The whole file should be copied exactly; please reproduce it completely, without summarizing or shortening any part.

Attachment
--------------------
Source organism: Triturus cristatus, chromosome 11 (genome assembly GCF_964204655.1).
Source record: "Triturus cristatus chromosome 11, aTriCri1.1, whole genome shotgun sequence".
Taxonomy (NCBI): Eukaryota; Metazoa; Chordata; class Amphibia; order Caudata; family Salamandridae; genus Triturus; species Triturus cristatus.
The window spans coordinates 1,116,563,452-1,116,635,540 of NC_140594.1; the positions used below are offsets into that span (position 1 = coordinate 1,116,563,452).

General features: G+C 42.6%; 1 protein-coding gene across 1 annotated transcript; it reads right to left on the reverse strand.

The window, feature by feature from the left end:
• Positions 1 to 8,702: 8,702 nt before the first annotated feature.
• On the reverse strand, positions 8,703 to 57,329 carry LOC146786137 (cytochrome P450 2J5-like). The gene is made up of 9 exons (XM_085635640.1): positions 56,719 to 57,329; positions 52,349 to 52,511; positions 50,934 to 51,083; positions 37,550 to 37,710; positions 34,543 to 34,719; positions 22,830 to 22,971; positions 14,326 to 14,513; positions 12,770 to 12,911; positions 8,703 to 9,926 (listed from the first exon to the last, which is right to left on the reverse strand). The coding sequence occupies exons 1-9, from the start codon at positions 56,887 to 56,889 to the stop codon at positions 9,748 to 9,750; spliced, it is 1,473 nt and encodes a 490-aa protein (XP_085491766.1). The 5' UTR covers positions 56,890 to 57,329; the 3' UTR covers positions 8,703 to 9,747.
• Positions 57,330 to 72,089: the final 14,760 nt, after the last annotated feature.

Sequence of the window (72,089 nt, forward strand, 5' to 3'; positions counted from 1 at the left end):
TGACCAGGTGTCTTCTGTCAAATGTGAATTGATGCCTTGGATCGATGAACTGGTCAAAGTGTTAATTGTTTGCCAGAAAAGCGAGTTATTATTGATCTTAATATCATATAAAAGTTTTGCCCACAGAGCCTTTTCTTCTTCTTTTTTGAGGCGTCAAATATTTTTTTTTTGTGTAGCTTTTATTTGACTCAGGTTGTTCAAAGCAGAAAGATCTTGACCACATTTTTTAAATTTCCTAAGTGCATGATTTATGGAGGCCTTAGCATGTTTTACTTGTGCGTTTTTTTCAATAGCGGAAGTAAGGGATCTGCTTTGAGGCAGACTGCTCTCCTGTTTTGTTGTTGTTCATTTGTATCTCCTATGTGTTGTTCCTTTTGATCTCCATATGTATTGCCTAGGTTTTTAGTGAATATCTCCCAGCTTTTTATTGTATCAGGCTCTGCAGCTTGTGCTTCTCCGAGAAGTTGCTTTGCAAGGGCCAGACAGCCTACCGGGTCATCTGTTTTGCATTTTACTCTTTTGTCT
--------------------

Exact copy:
Source organism: Triturus cristatus, chromosome 11 (genome assembly GCF_964204655.1).
Source record: "Triturus cristatus chromosome 11, aTriCri1.1, whole genome shotgun sequence".
Taxonomy (NCBI): Eukaryota; Metazoa; Chordata; class Amphibia; order Caudata; family Salamandridae; genus Triturus; species Triturus cristatus.
The window spans coordinates 1,116,563,452-1,116,635,540 of NC_140594.1; the positions used below are offsets into that span (position 1 = coordinate 1,116,563,452).

General features: G+C 42.6%; 1 protein-coding gene across 1 annotated transcript; it reads right to left on the reverse strand.

The window, feature by feature from the left end:
• Positions 1 to 8,702: 8,702 nt before the first annotated feature.
• On the reverse strand, positions 8,703 to 57,329 carry LOC146786137 (cytochrome P450 2J5-like). The gene is made up of 9 exons (XM_085635640.1): positions 56,719 to 57,329; positions 52,349 to 52,511; positions 50,934 to 51,083; positions 37,550 to 37,710; positions 34,543 to 34,719; positions 22,830 to 22,971; positions 14,326 to 14,513; positions 12,770 to 12,911; positions 8,703 to 9,926 (listed from the first exon to the last, which is right to left on the reverse strand). The coding sequence occupies exons 1-9, from the start codon at positions 56,887 to 56,889 to the stop codon at positions 9,748 to 9,750; spliced, it is 1,473 nt and encodes a 490-aa protein (XP_085491766.1). The 5' UTR covers positions 56,890 to 57,329; the 3' UTR covers positions 8,703 to 9,747.
• Positions 57,330 to 72,089: the final 14,760 nt, after the last annotated feature.

Sequence of the window (72,089 nt, forward strand, 5' to 3'; positions counted from 1 at the left end):
TGACCAGGTGTCTTCTGTCAAATGTGAATTGATGCCTTGGATCGATGAACTGGTCAAAGTGTTAATTGTTTGCCAGAAAAGCGAGTTATTATTGATCTTAATATCATATAAAAGTTTTGCCCACAGAGCCTTTTCTTCTTCTTTTTTGAGGCGTCAAATATTTTTTTTTTGTGTAGCTTTTATTTGACTCAGGTTGTTCAAAGCAGAAAGATCTTGACCACATTTTTTAAATTTCCTAAGTGCATGATTTATGGAGGCCTTAGCATGTTTTACTTGTGCGTTTTTTTCAATAGCGGAAGTAAGGGATCTGCTTTGAGGCAGACTGCTCTCCTGTTTTGTTGTTGTTCATTTGTATCTCCTATGTGTTGTTCCTTTTGATCTCCATATGTATTGCCTAGGTTTTTAGTGAATATCTCCCAGCTTTTTATTGTATCAGGCTCTGCAGCTTGTGCTTCTCCGAGAAGTTGCTTTGCAAGGGCCAGACAGCCTACCGGGTCATCTGTTTTGCATTTTACTCTTTTGTCT